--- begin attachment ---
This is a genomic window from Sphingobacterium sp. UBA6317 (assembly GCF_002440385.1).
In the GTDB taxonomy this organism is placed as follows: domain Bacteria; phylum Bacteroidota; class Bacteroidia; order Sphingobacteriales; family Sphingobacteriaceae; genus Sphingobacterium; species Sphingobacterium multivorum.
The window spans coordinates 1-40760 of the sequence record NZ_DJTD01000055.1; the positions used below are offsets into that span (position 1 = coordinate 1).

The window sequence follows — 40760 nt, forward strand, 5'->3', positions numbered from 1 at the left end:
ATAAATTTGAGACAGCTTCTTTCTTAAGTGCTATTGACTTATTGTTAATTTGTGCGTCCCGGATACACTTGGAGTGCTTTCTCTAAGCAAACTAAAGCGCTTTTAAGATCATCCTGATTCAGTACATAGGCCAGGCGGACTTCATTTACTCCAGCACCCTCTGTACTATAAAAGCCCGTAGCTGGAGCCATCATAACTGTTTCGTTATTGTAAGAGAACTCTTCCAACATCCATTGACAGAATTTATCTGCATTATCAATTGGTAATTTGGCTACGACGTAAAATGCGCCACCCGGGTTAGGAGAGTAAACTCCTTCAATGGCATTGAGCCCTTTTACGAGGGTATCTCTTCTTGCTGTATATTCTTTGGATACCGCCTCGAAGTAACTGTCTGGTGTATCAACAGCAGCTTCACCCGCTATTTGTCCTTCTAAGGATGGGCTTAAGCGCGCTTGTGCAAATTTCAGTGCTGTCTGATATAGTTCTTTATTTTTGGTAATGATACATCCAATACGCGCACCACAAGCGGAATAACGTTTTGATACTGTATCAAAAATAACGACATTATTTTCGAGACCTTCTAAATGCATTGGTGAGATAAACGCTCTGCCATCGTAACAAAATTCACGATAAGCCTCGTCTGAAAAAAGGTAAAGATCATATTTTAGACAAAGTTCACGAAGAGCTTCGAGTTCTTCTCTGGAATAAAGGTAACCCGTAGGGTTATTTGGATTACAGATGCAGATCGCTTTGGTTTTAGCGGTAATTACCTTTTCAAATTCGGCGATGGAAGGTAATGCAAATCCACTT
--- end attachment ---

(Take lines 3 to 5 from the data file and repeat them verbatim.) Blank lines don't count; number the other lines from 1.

The window spans coordinates 1-40760 of the sequence record NZ_DJTD01000055.1; the positions used below are offsets into that span (position 1 = coordinate 1).

The window sequence follows — 40760 nt, forward strand, 5'->3', positions numbered from 1 at the left end:
ATAAATTTGAGACAGCTTCTTTCTTAAGTGCTATTGACTTATTGTTAATTTGTGCGTCCCGGATACACTTGGAGTGCTTTCTCTAAGCAAACTAAAGCGCTTTTAAGATCATCCTGATTCAGTACATAGGCCAGGCGGACTTCATTTACTCCAGCACCCTCTGTACTATAAAAGCCCGTAGCTGGAGCCATCATAACTGTTTCGTTATTGTAAGAGAACTCTTCCAACATCCATTGACAGAATTTATCTGCATTATCAATTGGTAATTTGGCTACGACGTAAAATGCGCCACCCGGGTTAGGAGAGTAAACTCCTTCAATGGCATTGAGCCCTTTTACGAGGGTATCTCTTCTTGCTGTATATTCTTTGGATACCGCCTCGAAGTAACTGTCTGGTGTATCAACAGCAGCTTCACCCGCTATTTGTCCTTCTAAGGATGGGCTTAAGCGCGCTTGTGCAAATTTCAGTGCTGTCTGATATAGTTCTTTATTTTTGGTAATGATACATCCAATACGCGCACCACAAGCGGAATAACGTTTTGATACTGTATCAAAAATAACGACATTATTTTCGAGACCTTCTAAATGCATTGGTGAGATAAACGCTCTGCCATCGTAACAAAATTCACGATAAGCCTCGTCTGAAAAAAGGTAAAGATCATATTTTAGACAAAGTTCACGAAGAGCTTCGAGTTCTTCTCTGGAATAAAGGTAACCCGTAGGGTTATTTGGATTACAGATGCAGATCGCTTTGGTTTTAGCGGTAATTACCTTTTCAAATTCGGCGATGGAAGGTAATGCAAATCCACTT